21

Get clarification first / promote better engagement with new users One of the advantages of asking the question "What game/system/edition are you playing?" and waiting to get that answer is that we treat whomever asks the question as a person (which IMO is important for the new user experience) and engage with them in discourse in the process of helping ...


20

The designers made it clear that rules questions answered by Jeremy Crawford is the official stance of WotC, and many of his answers are turned into errata later on. Granted, that if a ruling isn't in the book yet, it doesn't exist to some strict RAW players. But generally Crawford's posts are what the rules already says, or on rare occasion what they will ...


18

No, doing so causes actual harm to our site First I will state the obvious reasons that have been mostly stated by others: Multiple systems have a 5th edition D&D is not the only game to have reached a 5th edition. It isn't even the only game that is currently on 5th edition. Guessing wrong is worse than waiting Sure, in 99% of cases we may be right. But ...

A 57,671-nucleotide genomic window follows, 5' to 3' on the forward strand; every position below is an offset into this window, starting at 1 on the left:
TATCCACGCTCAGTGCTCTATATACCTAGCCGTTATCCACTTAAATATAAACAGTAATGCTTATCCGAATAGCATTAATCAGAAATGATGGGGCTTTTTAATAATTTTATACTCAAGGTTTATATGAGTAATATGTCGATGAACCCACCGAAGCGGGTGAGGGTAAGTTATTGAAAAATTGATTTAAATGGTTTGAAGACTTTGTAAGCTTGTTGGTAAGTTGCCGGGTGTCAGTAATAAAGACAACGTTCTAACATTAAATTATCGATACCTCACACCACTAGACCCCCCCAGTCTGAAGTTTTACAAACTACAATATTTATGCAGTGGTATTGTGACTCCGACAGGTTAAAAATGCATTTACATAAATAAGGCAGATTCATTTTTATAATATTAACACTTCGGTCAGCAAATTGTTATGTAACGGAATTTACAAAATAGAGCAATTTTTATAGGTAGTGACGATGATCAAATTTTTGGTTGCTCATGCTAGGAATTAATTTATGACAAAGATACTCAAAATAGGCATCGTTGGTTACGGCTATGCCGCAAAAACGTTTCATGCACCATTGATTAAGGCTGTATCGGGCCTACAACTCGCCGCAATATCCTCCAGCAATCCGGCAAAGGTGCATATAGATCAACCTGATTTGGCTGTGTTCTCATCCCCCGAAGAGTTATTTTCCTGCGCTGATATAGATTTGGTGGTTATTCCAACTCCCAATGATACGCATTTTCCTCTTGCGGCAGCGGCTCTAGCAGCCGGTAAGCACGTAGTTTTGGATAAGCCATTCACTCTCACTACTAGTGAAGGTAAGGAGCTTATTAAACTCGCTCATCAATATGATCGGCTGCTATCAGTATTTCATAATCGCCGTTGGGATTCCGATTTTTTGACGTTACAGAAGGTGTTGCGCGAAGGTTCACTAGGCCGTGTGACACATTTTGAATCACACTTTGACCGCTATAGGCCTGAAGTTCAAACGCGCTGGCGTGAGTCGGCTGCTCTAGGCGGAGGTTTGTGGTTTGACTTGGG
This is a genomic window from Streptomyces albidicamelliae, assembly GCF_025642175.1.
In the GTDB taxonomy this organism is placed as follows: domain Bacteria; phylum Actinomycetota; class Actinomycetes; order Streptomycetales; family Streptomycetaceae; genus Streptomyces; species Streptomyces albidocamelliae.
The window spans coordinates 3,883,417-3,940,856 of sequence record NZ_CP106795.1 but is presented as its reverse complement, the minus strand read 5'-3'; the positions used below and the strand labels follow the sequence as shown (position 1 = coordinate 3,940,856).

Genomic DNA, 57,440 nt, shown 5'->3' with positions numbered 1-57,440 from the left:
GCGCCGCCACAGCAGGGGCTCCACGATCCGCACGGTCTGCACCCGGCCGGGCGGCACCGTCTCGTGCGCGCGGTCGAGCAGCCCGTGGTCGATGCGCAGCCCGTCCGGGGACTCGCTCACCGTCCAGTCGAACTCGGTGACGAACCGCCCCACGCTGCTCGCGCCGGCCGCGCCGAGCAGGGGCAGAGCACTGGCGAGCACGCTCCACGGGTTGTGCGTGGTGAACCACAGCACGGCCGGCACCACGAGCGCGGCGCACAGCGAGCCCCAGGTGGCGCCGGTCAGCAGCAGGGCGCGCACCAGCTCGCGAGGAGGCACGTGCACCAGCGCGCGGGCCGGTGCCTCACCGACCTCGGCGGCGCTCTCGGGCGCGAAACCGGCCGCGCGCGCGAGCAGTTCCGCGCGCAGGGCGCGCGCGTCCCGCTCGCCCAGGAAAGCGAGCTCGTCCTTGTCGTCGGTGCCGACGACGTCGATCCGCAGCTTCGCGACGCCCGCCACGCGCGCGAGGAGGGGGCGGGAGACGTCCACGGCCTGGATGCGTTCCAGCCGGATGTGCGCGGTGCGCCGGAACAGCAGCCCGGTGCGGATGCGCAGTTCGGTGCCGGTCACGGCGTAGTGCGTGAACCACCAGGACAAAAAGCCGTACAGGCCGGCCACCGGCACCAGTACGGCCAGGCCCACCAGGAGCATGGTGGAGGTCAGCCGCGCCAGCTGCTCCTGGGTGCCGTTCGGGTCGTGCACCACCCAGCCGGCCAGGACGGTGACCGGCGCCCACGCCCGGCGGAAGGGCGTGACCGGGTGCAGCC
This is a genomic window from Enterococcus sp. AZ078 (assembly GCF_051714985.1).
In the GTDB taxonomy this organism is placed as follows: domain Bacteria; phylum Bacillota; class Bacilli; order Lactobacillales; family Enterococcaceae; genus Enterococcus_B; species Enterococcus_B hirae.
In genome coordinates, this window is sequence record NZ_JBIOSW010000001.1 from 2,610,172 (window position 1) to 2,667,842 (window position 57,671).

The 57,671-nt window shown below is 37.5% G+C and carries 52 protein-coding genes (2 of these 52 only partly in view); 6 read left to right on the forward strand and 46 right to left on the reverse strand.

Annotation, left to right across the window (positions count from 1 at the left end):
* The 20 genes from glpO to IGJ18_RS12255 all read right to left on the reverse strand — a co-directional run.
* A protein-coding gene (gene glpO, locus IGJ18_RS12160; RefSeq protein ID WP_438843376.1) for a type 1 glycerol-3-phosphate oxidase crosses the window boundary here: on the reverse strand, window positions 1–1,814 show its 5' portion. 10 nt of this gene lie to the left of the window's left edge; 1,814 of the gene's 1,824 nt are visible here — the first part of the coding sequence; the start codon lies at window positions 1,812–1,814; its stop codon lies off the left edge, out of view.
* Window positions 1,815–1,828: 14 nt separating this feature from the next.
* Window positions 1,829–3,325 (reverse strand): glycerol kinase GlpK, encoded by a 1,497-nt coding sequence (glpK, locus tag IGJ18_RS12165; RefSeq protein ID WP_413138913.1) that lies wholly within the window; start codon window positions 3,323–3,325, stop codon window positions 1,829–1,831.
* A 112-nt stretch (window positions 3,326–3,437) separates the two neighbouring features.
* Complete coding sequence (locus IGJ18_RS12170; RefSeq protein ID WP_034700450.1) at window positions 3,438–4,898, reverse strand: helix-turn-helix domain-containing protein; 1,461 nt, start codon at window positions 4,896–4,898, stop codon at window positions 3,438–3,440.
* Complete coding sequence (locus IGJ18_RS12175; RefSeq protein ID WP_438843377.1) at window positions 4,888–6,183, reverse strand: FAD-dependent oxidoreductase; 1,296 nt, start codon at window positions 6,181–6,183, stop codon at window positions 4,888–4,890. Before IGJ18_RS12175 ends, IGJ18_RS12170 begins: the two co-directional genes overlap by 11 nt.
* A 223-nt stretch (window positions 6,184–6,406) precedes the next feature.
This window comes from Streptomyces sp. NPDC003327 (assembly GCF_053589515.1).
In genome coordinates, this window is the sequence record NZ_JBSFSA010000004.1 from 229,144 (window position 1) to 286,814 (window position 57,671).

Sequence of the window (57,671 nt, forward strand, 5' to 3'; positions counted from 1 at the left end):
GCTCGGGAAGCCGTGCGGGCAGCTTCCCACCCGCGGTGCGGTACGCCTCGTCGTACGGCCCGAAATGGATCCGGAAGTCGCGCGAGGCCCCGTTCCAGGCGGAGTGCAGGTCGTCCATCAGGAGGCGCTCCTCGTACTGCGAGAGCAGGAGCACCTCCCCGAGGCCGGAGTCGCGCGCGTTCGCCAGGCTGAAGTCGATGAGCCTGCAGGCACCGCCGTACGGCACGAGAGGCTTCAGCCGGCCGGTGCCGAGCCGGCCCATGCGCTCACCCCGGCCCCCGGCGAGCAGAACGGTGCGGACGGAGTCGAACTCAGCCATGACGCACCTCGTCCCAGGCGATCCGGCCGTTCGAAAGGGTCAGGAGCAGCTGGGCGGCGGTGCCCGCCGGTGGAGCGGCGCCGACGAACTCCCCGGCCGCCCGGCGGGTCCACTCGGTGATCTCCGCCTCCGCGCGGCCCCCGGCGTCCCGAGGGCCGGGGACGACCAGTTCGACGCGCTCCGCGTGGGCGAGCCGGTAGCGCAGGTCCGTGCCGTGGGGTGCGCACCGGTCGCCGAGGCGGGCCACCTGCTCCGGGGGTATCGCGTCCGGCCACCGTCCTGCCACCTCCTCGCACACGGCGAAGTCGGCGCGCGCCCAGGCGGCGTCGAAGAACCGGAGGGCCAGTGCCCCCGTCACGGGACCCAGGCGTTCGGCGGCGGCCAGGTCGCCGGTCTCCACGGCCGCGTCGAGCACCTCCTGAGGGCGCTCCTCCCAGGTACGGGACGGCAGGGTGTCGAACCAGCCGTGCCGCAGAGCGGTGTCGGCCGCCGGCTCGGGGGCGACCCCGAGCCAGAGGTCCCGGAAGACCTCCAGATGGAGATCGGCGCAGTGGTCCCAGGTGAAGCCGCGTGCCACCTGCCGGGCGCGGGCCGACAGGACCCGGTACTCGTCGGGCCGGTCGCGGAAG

17

Yes. Pragmatically, the system known in wide circles as 5e is D&D 5e It is correct that there are many different systems that have a fifth edition. However, D&D is the most widely known TTRPG and in recent times has gained wide exposure through the netflix series stranger things as well as youtube/twitch streaming (critical role and many others). ...


17

Per a previous answer: only if 5e doesn't occur in a vacuum If there are sufficient contextual clues to determine "5e of what?" such that a player of the game and that edition can clearly recognize them - then "5e" has communicated what it needs to (and adding the tag becomes helpful). If 5e is referred to and no contextual clues are ...


16